Ashridge Estate, Hertfordshire October 2019

by Emma Bumpus on October 15, 2019

Seasonal colour, wide skies and layers of sweeping hills and woodland take careertraveller to Hertfordshire where 5,000 acres of diverse countryside smacks of autumnal rambling.

Owned and managed by the National Trust awaits a green paradise of wide open space whose pathways and forest tingle with outdoor adventure. Lofty trees are our chaperone to a variety of public paths, which spanning 80 miles bring us up close and personal to everyone from dog walkers and horse- riders to cyclists and all round nature lovers. We grab a map from the visitor centre whose choice of four colour coded waymarked routes, some long and some short, even caters for buggies and wheelchairs.

Standing in the Trust’s largest woodland is the impetus needed to climb the nearby imposing Bridgewater Monument. Built in 1832, we climb the 33 metre-high column, which built of Aberdeen granite provides 172 York stone steps that elevate us high above the treetops. Greeted by breath-taking landscape views stretching the Chilterns to central London’s Canary Wharf on a sunny day we capture all nature has to offer.

Forest therapy beckons as we opt for the 8-mile Wildlife Walk that promises open chalk hills, sprawling meadows and masses of oak and beech trees whose cathedral-like leaves reach majestically for the sky. Home to an abundance of wildlife we wander beneath the leafy canopy and embrace the onset of autumn with the satisfying crunch of leaves under foot whilst on lookout for deer. No surprises this ancient woodland is home to free roaming fallow deer, whom seasonally rut during October can be spotted at dawn on National Trust early morning walks.

Guided by yellow posts dotted with wildlife information we become acquainted with ants, beetles and haloed oak trees, whose spreading branches and holes are a habitat and shelter to insects, bats and birds. We gain an insight to the conservation work of the Trust whose aim is to protect trees from pests and disease as well as safeguard wildlife as we venture out of the forest and into the renowned Chiltern grassland.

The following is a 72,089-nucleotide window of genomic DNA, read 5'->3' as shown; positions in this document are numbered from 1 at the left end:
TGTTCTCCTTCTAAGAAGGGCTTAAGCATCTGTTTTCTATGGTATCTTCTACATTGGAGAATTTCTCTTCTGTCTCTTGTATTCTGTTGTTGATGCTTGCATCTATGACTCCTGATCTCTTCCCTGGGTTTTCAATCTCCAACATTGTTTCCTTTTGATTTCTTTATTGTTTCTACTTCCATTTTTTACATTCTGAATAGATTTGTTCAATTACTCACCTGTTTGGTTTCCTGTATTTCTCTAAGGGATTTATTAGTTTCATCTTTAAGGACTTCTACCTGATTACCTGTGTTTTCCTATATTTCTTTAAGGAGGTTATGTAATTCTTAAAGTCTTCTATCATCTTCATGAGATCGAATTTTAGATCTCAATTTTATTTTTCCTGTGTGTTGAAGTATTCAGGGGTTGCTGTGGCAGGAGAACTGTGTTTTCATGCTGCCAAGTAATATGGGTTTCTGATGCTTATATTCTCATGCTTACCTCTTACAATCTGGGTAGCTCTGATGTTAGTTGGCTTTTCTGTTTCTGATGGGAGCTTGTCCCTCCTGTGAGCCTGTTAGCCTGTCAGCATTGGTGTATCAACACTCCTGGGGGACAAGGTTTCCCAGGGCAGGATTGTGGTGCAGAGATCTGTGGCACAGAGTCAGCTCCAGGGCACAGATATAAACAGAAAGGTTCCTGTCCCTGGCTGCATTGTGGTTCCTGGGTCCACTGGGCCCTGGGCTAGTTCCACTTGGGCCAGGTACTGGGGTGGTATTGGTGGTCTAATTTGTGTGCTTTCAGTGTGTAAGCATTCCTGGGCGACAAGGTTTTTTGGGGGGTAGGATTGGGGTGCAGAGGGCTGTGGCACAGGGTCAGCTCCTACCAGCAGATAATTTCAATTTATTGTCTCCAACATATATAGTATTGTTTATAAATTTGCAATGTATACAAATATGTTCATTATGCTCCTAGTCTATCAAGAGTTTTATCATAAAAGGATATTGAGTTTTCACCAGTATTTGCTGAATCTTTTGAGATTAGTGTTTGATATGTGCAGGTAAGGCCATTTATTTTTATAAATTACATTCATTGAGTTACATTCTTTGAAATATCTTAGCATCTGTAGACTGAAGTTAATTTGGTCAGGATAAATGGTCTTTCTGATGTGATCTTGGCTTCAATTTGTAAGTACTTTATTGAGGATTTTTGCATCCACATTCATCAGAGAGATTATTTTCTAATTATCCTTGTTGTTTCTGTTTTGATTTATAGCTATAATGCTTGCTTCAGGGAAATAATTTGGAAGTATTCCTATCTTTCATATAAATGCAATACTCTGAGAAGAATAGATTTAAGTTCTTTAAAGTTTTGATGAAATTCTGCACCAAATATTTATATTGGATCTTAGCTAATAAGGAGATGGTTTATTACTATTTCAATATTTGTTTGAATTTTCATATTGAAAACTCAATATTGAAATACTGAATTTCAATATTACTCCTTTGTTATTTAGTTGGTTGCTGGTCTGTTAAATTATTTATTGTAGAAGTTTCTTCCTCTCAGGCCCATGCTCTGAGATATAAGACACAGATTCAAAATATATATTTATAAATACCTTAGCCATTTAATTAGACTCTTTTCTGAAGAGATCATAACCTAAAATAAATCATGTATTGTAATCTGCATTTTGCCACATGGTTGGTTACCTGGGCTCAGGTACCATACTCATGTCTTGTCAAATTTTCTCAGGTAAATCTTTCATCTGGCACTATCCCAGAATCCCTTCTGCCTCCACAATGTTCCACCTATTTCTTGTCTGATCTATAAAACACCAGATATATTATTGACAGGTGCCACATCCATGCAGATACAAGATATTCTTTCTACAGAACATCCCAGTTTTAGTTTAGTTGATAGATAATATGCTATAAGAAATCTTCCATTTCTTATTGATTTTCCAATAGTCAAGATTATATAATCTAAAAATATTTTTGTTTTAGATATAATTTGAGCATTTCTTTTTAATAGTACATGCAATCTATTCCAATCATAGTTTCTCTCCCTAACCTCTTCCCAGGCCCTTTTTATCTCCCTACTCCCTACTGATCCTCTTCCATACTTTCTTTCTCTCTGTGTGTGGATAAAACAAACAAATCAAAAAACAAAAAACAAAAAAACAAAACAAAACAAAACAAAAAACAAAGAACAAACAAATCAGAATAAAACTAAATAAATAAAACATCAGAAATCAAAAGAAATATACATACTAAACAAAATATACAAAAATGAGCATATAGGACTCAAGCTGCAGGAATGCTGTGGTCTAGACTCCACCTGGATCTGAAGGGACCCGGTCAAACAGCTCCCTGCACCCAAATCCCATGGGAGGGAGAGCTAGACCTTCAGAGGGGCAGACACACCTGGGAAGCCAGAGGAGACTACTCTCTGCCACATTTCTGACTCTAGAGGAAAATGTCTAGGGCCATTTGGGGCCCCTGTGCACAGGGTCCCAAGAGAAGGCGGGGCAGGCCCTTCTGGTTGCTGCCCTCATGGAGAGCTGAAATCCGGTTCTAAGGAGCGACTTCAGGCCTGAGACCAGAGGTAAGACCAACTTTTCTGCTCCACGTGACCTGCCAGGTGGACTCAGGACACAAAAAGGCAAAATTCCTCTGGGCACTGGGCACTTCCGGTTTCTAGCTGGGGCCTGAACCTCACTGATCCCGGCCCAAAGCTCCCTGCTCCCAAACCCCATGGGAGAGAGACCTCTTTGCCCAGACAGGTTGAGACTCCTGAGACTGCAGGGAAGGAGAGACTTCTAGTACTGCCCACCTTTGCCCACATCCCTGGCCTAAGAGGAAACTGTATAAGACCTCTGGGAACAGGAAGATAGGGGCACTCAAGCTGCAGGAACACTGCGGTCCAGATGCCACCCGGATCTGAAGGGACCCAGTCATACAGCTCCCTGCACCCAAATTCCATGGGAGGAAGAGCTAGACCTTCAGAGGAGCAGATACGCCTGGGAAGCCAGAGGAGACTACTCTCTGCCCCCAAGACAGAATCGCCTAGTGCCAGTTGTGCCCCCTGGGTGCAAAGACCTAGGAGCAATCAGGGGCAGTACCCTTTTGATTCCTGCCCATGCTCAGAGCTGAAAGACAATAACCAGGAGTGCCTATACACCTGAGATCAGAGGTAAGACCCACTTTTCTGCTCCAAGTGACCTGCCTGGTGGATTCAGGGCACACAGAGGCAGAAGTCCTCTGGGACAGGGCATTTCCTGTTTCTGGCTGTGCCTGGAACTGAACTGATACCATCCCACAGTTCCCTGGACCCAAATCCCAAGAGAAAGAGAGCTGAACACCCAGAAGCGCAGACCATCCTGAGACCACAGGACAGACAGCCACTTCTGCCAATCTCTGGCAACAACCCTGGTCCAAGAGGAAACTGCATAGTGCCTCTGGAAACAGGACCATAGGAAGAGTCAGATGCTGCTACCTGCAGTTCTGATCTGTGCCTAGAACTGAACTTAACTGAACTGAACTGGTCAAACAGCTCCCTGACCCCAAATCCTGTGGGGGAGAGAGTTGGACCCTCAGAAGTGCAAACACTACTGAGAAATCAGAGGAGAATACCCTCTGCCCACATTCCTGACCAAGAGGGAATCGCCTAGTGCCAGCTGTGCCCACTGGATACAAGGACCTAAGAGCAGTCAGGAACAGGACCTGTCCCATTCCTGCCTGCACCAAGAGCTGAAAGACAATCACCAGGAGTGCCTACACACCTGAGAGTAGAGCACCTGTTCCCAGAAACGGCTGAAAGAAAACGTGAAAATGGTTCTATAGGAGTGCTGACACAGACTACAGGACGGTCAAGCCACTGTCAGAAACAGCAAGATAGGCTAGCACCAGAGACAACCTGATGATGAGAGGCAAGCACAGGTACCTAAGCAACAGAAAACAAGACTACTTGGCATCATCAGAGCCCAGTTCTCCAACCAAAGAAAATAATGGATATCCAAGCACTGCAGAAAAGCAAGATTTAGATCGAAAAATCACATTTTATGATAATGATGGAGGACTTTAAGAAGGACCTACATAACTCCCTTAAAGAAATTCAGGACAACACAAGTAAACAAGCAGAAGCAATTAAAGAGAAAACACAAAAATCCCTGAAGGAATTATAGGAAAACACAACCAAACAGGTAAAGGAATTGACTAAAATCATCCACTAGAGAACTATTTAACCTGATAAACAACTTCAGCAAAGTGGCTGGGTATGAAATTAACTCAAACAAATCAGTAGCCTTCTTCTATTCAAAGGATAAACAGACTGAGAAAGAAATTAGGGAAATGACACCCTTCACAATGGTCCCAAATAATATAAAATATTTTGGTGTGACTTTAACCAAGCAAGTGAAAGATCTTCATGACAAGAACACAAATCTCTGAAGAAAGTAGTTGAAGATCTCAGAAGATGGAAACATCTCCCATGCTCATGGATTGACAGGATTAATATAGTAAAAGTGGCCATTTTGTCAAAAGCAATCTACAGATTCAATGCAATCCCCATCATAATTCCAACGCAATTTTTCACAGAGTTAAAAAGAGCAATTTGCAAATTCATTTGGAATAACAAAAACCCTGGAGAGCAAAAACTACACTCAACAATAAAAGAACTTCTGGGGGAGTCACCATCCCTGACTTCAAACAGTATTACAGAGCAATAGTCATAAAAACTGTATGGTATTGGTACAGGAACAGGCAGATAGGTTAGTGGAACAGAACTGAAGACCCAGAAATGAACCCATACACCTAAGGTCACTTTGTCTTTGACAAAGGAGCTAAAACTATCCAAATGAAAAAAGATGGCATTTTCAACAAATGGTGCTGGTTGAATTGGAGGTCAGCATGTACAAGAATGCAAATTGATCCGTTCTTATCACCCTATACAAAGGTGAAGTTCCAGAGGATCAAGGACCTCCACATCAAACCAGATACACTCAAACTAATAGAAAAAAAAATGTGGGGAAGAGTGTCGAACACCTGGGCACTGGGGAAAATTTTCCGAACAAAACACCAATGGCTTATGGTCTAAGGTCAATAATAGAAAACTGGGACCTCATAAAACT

Sweeping pastures lead us into the open Chilterns Area of Outstanding Beauty (AONB) hills where a patchwork of meadows and downlands reveal two Iron Age Farms and ancient monuments. Incombe Hole takes us back to the ice age on steep chalky slopes, which once underwater and covered with glaciers now offers stunning views of this protected wildlife habitat for flora and fauna. A haven for butterflies, including rare species Duke of Burgundy, we look out for migrant birds including ouzels and willow warblers plus the occasional bird of prey known to frequent the Chilterns.

In sight of Ivinghoe Beacon we reach this historical landmark, which positioned on a 233 metre high hill above sea level marks the site of a former Iron Age fort. In the steps of ancient civilisations we encounter the Ridgeway National Trail, an ancient route that travels for 87 miles across countryside stretching from Hertfordshire and Buckinghamshire to Oxfordshire and Wiltshire. Spectacular Home Counties landscape is a viewpoint for countryside lovers bursting with boundless green space and outdoors adventure for all the family.

As we meander our way back on this circular Wildlife Walk we enjoy the natural wonder of autumn’s vibrant tints, leaves and colour in a playground of fungi and berry winter fodder.

Ashridge is a parkland tonic for the senses and the perfect place to escape and soak up the seasons all year round, can’t wait to revisit!

Further information:

Ashridge Estate
National Trust

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